The Los Angeles bogeyman has always served the NFL well; its mere invocation has been enough to earn many a team a publicly funded stadium. But now we're finding out what happens when too many teams make a play for that leverage at the same time: chaos.
The Oakland Raiders and San Diego Chargers have announced plans to build a shared $1.7 billion stadium in Carson, Calif., should their attempts to wring enough taxpayer money for new stadiums from their current hometowns come up short.
- We are pursuing this stadium option in Carson for one straightforward reason: If we cannot find a permanent solution in our home markets, we have no alternative but to preserve other options to guarantee the future economic viability of our franchises.
- In short, for the remainder of 2015, we intend to move down two tracks simultaneously:
- On track one, we will continue to work in our home markets to find permanent stadium solutions that are publicly acceptable.
- On track two, we will work in Carson to preserve our options, and the future economic viability of our franchises, in the event that our efforts in our local markets fail.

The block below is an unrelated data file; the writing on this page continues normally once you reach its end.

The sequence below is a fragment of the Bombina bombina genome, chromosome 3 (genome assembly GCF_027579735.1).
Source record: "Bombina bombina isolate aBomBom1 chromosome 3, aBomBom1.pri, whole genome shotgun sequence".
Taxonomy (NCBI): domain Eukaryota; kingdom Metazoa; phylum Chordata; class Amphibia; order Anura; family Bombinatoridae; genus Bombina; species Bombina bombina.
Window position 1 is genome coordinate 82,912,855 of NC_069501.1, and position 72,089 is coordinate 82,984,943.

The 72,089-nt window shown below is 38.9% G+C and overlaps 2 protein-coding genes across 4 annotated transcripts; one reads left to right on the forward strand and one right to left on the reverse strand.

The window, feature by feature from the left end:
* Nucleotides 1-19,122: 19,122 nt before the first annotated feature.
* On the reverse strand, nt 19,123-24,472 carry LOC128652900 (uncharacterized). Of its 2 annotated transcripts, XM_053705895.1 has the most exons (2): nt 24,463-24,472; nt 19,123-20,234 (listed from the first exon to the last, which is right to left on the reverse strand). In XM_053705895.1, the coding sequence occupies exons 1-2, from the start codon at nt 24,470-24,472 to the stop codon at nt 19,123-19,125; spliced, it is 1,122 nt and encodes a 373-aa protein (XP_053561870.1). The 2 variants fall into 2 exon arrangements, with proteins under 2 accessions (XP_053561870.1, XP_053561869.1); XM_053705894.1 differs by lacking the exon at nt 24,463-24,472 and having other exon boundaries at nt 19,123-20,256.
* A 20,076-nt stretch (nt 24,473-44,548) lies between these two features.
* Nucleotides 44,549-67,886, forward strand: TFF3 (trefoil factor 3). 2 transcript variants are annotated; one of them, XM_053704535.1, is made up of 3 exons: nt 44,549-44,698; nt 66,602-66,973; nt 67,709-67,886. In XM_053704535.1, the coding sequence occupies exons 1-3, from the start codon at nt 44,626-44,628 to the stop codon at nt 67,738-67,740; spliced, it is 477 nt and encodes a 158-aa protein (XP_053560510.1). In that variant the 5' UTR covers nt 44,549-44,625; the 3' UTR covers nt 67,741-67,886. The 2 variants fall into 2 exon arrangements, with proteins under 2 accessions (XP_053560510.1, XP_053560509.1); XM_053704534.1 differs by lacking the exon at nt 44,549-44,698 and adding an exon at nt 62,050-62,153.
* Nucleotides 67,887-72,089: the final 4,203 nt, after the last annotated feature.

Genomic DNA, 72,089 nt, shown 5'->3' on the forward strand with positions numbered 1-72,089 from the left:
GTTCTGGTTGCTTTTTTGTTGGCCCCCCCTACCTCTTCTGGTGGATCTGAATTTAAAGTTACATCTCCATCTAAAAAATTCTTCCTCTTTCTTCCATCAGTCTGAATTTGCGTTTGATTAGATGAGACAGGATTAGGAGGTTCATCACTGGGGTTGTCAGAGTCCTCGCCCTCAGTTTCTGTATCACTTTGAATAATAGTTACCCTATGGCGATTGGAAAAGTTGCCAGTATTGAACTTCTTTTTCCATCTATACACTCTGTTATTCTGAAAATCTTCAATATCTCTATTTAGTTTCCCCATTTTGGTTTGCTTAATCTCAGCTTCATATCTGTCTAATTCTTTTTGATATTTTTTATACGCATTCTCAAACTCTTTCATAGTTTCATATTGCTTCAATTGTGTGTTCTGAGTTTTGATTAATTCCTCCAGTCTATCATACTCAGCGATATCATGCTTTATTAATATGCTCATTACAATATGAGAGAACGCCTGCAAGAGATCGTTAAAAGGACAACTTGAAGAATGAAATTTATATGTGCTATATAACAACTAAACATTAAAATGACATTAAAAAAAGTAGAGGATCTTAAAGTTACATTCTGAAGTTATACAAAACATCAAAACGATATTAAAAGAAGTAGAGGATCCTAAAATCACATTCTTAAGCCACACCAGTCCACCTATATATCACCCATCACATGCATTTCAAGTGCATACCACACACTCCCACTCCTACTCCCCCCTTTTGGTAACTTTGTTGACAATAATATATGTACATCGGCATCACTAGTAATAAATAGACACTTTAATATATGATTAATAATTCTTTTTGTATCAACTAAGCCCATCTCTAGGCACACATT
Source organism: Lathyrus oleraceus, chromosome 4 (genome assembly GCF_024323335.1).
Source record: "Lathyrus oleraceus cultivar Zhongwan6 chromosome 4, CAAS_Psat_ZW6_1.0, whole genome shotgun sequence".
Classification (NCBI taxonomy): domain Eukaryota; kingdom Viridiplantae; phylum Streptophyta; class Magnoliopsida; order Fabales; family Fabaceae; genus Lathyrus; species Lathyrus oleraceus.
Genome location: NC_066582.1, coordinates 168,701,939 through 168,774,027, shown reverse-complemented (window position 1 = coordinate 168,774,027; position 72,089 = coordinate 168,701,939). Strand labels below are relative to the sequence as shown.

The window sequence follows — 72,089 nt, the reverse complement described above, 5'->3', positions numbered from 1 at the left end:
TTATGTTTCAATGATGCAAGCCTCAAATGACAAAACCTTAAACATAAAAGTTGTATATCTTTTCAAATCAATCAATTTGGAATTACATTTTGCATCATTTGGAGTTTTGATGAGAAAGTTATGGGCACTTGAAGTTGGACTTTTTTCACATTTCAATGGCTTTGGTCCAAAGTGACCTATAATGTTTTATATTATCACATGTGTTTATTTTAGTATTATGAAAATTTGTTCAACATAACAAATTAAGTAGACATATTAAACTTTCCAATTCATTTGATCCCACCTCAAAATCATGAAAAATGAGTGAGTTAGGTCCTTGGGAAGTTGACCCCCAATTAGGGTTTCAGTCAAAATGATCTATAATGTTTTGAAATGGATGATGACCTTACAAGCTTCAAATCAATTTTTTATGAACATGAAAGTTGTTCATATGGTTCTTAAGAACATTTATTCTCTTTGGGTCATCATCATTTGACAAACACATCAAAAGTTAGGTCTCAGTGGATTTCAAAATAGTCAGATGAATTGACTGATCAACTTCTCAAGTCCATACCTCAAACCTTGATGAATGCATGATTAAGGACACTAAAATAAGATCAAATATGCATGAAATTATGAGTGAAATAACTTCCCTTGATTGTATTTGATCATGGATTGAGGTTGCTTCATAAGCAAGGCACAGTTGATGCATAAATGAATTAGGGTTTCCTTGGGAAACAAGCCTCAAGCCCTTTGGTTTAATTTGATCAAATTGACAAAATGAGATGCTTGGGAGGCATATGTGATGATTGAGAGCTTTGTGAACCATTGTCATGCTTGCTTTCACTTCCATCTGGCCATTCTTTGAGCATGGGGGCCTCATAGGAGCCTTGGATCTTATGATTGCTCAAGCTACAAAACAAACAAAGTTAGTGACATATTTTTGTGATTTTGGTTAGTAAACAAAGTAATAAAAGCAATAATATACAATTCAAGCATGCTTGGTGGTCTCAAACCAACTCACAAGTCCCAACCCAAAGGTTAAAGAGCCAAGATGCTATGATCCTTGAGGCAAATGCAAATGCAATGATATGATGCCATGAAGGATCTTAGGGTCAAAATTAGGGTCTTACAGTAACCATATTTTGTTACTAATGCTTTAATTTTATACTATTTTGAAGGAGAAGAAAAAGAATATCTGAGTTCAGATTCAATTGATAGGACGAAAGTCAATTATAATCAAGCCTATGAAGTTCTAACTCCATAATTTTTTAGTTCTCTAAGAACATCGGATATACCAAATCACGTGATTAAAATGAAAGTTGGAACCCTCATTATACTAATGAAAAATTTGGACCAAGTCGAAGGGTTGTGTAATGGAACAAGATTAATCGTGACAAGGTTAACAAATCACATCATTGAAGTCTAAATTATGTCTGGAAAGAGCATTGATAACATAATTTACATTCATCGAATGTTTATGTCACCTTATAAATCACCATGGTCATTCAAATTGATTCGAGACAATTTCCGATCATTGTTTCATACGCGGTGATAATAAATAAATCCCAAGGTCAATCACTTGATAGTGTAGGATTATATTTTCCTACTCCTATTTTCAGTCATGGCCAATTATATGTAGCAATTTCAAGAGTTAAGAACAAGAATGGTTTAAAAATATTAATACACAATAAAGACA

Despite the teams making all the right noises about "respect[ing] the rules and procedures set forth by the League" when it comes to relocation, we know for a fact—thanks to antitrust laws that were tested the last time the Raiders moved to L.A.—that the NFL cannot stop an owner from moving a team. The Chargers and Raiders could pack up for Los Angeles, the Rams could join them there, and neither the other owners nor Roger Goodell could do a damned thing about it.
Americans have caught on to the stadium scam, and local politicians are no longer so eager to throw tax money at money-losing propositions. That leaves three franchises so unhappy with their current situations that they'd seriously consider moving, but only one realistically viable destination. And that's going to make for one hell of a contentious owners' meeting next month.
Relocation-threat dynamics have always been fairly simple. A team pits its partner against a suitor. But here, with with not enough suitors to go around, there's a new angle: the Chargers, Raiders, and Rams are competing against each other, forming strange bedfellows, ganging up on the odd team out, tying their own new-stadium gambits to those of the other two. It has the potential for disaster, and for endless lawsuits, and for a radically altered NFL landscape.
Naturally, fans of the two divisional rivals proposing to elope together are furious. Here's Union-Tribune columnist Kevin Acee, speaking for many San Diegans fed up with years of being jerked around by their team.
That line was swiftly edited out of the piece. The sentiment stands.